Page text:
Leaf Rapids airport

 

Northern 

Travelling to beautiful northern Manitoba is always a wonderful experience. Travelling from the flood-ravaged south to the forest-fire threatened north served to illustrate the vast geographical differences in our province, something we at the AMM are always aware of but can still appreciate when experiencing first-hand. Our Northern members do have distinct concerns, with the resolutions debated often telling stories that vary widely from our issues in the south. At the same time, we are all municipal officials elected to serve our communities to the best of our ability, and that connection is always evident. We DID enjoy truly northern fare in Leaf Rapids – our meal of freshly baked bannock, moose stew, caribou stirfry, and fried pickerel will not soon be forgotten by any who were fortunate enough to enjoy it. Northern delegates elected a new director in Councillor Angela Enright, Town of Snow Lake, and acclaimed Mayor Jim Goymer, Town of Gillam.   

 

Newly elected Parkland District Directors Reeve Gary Momotiuk (RM of Gilbert Plains) and Mayor Lyle Smith (Town of Gilbert Plains)

Parkland   

Just an hour beyond the City of Dauphin is the small community of Pine River, located in the RM of Mountain, our Parkland District hosts.  The resolutions debated here really painted a picture of the major issues facing many municipalities today – things like doctor shortages, rural library funding, and high speed internet. Even the more typical Parkland issues – such as beaver control – are now transcending into other areas as this problem continues to grow and threaten municipal infrastructure well beyond traditional boundaries. At the end of the day, the Parkland District also has two new directors, both from the Grandview area – Rural director Gary Momotiuk and Urban Director Lyle Smith.   

   

Midwestern  

The AMM’s Midwestern members are a tight-knit group. Hosting duties were ably shared by three members – Minnedosa, Minto and Odanah – and members submitted only six resolutions, the fewest number of all the districts. Doesn’t mean there are no issues to debate, though – the need for a federal/provincial flood protection program was high on the list, since some municipalities in this district have experience serious flooding problems for nine out of ten years. Funding for small rural airports was discussed, and a resolution calling for  the Province to not implement a cosmetic pesticide ban  Our district directors – Shirley Kalyniuk (Town of Rossburn) and Randy  Lints (RM of Hamiota) – were both acclaimed.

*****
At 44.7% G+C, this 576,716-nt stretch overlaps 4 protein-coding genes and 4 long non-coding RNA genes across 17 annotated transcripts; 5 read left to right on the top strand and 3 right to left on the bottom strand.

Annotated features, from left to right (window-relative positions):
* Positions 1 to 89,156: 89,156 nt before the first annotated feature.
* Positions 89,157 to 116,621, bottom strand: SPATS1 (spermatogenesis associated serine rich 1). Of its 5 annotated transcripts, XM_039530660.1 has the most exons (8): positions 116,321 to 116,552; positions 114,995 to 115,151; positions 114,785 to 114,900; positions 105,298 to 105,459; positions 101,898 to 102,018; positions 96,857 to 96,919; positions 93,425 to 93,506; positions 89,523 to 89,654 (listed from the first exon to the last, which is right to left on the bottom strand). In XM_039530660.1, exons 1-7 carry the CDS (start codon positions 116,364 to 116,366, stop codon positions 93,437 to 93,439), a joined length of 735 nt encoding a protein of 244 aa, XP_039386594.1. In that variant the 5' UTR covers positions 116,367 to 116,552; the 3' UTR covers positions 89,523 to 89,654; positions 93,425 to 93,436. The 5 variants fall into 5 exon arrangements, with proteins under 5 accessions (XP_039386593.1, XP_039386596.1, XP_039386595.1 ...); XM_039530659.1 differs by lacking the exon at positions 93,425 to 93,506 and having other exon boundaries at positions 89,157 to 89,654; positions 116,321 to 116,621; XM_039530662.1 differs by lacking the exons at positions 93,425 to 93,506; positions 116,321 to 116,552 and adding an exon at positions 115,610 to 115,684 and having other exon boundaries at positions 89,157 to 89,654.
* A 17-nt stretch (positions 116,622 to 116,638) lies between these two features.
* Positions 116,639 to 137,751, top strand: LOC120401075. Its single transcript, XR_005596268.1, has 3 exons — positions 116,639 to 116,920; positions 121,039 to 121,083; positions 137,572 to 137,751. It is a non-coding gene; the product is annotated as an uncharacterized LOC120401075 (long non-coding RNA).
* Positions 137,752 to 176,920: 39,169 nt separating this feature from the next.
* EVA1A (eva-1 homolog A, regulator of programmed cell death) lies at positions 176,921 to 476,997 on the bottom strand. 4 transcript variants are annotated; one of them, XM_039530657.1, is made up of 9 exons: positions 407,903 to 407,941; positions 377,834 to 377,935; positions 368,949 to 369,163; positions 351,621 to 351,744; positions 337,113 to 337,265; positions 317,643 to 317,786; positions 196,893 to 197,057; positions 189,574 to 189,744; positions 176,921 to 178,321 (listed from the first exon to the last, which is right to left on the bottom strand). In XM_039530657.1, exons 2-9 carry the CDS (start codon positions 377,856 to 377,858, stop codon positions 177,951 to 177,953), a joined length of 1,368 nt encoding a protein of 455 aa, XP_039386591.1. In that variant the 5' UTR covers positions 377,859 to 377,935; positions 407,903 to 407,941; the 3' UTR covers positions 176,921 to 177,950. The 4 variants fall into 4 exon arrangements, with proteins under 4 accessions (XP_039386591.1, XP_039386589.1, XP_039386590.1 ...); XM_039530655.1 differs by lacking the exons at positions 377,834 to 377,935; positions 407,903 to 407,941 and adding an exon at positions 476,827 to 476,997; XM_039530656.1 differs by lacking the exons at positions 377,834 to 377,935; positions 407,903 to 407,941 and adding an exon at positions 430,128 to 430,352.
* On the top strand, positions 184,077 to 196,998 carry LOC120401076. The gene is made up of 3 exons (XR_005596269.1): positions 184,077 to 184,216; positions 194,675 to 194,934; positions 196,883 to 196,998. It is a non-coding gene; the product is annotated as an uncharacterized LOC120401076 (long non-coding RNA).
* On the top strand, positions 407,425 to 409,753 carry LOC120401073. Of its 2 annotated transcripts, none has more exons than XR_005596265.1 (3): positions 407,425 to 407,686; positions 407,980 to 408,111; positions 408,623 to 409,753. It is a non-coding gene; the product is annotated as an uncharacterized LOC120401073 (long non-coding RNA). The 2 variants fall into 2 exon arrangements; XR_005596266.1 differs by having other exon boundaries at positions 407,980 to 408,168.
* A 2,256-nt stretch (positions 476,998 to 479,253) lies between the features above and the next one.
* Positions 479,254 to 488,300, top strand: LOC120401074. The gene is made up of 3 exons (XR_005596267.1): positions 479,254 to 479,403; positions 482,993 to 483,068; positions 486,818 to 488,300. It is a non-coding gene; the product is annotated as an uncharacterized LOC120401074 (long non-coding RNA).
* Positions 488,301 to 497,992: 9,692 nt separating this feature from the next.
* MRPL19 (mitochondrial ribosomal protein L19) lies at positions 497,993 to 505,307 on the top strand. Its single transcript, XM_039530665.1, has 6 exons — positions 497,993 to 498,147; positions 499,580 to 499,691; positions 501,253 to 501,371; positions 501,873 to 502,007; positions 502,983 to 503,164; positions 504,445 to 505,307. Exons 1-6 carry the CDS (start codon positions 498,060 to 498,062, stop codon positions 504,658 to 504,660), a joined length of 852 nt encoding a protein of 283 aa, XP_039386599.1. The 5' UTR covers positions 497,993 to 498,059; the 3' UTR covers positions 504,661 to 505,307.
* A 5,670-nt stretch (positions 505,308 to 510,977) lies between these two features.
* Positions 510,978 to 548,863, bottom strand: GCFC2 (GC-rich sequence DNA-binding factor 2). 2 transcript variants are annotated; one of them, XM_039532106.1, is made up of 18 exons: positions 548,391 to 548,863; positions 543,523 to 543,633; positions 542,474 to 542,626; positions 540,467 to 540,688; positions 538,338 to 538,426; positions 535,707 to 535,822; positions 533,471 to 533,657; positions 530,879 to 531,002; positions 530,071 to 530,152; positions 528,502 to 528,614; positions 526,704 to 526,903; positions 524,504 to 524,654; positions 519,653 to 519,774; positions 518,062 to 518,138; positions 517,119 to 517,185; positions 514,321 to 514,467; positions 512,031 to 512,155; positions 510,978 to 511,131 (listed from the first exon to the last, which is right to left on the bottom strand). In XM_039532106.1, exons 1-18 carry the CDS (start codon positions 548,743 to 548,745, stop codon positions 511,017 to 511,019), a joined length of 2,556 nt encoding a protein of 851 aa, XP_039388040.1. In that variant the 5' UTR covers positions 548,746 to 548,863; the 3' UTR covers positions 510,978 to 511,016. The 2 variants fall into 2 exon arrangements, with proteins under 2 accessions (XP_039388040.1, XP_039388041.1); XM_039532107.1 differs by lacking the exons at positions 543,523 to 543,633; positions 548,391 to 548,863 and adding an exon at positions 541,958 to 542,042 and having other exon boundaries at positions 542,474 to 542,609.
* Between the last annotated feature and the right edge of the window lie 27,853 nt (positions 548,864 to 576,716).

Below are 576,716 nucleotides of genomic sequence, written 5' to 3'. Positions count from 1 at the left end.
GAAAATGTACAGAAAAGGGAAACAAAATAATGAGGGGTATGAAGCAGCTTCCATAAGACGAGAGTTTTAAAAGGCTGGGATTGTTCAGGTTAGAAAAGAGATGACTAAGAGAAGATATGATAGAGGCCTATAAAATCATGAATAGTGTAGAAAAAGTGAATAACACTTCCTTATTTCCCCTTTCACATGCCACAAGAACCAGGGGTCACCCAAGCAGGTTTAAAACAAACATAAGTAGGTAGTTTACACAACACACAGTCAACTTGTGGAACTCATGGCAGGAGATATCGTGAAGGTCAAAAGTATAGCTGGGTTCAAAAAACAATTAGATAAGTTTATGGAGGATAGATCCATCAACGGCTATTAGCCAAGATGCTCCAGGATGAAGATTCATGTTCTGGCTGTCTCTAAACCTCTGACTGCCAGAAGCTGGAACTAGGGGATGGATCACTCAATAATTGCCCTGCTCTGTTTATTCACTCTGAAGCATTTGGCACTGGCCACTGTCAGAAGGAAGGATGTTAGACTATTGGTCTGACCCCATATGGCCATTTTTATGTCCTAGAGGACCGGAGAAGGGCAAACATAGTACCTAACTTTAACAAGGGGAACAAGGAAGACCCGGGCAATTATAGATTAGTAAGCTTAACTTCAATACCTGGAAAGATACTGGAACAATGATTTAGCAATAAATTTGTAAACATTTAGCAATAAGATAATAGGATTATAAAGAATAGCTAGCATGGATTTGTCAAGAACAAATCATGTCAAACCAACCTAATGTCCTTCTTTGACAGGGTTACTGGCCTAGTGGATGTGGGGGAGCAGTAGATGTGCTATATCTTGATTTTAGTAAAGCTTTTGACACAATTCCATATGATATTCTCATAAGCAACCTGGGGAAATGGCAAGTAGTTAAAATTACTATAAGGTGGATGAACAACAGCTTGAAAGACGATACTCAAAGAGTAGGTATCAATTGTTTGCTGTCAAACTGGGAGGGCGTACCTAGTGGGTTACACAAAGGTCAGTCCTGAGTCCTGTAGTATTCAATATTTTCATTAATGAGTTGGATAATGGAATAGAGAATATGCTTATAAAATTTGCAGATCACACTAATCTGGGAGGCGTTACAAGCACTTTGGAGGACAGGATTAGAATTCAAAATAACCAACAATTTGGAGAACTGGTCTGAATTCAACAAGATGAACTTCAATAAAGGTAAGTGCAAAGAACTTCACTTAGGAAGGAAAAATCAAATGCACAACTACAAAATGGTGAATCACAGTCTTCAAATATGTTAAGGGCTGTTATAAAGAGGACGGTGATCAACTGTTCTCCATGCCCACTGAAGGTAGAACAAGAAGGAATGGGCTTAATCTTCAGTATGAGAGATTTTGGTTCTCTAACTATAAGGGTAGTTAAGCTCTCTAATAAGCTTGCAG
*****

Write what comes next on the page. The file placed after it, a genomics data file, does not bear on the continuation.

The AMM Executive and District Directors stand for O'Canada during the Midwestern District meeting. AMM VPs Eileen Clarke and Roger Wilson are Midwesterners themselves.

Western   

Executive Director Joe Masi and former UMM President Manson Moir

Always the largest meeting, this year the Western District gathered in the southwest corner of the Province in the hamlet of Tilston, located in the RM of Albert. There, Reeve Tom Campbell’s council and staff put on a terrific meeting complete with roast beef cooked by none other than former UMM President Manson Moir (1989-1991). So there is life after municipal politics! The 14 resolutions ranged from those common amongst several districts (traffic control compensation, library funding, national water supply expansion program) to those specific to the Western District issues (oil industry tax revenue). In the end, three resolutions were defeated and two new directors were  elected – Mayor Rick Pauls of Killarney Turtle-Mountain (Rural) and Councillor Terry Johnson, Town of Virden (Urban).